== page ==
Gender relations and the workings of the capitalist economy have been deeply intertwined for centuries. But just how and why? And has the gendering of economic life varied among nations? In this panel discussion historians Sabine Effosse and Julia Ott will explore how men and women in France and the United States have grappled with the burdens and opportunities their national economies — and the ever-changing international capitalist order more broadly — brought them since the end of the nineteenth century. Herrick Chapman will moderate.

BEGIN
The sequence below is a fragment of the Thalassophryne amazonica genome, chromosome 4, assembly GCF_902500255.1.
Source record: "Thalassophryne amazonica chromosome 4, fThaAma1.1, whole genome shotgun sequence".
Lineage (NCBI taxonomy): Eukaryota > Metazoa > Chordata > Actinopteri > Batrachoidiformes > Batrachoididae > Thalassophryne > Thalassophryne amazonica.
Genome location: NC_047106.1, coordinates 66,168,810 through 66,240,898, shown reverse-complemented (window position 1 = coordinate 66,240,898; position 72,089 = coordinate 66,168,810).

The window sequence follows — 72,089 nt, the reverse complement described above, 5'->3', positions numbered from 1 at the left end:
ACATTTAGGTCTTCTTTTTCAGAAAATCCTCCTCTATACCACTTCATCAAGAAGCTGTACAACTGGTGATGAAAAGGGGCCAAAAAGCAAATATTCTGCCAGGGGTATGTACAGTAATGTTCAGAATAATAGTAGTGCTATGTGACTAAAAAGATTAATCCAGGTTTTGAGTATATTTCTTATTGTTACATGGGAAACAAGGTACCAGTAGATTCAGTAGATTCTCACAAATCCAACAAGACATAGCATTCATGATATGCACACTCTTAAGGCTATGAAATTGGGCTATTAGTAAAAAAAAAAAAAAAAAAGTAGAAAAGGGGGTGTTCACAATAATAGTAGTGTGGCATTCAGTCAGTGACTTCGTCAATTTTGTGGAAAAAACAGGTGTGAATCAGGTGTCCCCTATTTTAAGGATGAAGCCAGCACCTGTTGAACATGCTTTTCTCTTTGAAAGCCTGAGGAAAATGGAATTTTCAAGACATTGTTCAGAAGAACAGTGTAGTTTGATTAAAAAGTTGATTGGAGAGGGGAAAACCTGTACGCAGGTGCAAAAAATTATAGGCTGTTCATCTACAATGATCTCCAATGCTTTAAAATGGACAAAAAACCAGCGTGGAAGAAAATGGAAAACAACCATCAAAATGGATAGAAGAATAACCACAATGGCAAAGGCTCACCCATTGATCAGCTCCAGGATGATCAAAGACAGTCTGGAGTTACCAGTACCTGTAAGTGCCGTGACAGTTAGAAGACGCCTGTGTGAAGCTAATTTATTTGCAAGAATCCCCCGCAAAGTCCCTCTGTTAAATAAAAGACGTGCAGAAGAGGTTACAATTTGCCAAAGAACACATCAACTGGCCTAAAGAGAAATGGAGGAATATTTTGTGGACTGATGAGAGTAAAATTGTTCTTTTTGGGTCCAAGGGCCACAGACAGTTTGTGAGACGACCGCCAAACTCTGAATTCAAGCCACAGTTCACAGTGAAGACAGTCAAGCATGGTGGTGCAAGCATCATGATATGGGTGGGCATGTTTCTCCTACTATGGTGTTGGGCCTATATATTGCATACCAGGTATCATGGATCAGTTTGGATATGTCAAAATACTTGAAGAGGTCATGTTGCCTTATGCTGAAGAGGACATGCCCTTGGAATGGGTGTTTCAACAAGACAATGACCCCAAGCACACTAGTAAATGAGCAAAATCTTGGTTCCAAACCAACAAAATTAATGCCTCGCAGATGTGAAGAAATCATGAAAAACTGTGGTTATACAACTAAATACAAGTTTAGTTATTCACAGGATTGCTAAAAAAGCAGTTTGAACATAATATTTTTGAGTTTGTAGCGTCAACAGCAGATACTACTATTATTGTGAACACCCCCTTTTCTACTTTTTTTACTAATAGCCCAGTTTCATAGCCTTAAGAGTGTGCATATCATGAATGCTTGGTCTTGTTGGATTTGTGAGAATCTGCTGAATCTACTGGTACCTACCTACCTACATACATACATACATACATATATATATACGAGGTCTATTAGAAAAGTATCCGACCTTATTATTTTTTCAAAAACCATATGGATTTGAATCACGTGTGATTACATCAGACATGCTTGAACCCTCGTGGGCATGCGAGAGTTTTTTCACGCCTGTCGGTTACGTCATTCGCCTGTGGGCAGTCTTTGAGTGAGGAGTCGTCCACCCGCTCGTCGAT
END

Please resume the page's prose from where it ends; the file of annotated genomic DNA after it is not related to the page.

Sabine Effosse is a Professor of social and economic contemporary history at the Université Paris Nanterre and the author of Le crédit à la consommation en France, 1947-1965: De la stigmatisation à la réglementation (2014) and L’invention du logement aidé en France: L’immobilier au temps des Trente Glorieuses (2001).
Julia Ott is Associate Professor of History and Director of the Robert L. Heilbroner Center for Capitalism Studies at The New School. She is the author of When Wall Street Met Main Street: The Quest for an Investors’ Democracy (2011).
Herrick Chapman is Associate Professor of History and French Studies at New York University and author of France’s Long Reconstruction: In Search of the Modern Republic (2018).